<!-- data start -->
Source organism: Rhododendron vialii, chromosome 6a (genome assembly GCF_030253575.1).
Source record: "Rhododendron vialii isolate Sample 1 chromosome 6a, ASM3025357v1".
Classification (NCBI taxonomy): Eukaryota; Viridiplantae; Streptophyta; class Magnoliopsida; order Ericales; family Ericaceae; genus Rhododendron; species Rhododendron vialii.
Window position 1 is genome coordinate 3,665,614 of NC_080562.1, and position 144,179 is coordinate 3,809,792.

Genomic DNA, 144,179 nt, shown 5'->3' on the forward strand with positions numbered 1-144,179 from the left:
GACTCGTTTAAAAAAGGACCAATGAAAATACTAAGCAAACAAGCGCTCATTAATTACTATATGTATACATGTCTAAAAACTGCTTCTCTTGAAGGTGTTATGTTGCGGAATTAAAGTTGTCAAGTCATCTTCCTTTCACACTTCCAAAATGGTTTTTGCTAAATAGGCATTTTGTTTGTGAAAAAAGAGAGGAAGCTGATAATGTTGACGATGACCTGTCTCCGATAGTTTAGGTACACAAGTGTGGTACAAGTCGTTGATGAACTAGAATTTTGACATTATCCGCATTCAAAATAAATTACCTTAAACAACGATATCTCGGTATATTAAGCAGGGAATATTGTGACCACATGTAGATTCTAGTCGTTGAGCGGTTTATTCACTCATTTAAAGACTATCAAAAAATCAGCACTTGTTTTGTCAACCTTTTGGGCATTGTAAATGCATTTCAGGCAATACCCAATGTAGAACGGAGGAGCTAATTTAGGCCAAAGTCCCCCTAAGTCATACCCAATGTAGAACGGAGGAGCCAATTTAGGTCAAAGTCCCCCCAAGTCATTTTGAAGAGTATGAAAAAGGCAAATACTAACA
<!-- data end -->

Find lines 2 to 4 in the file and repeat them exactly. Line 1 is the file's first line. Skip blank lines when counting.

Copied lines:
Source record: "Rhododendron vialii isolate Sample 1 chromosome 6a, ASM3025357v1".
Classification (NCBI taxonomy): Eukaryota; Viridiplantae; Streptophyta; class Magnoliopsida; order Ericales; family Ericaceae; genus Rhododendron; species Rhododendron vialii.
Window position 1 is genome coordinate 3,665,614 of NC_080562.1, and position 144,179 is coordinate 3,809,792.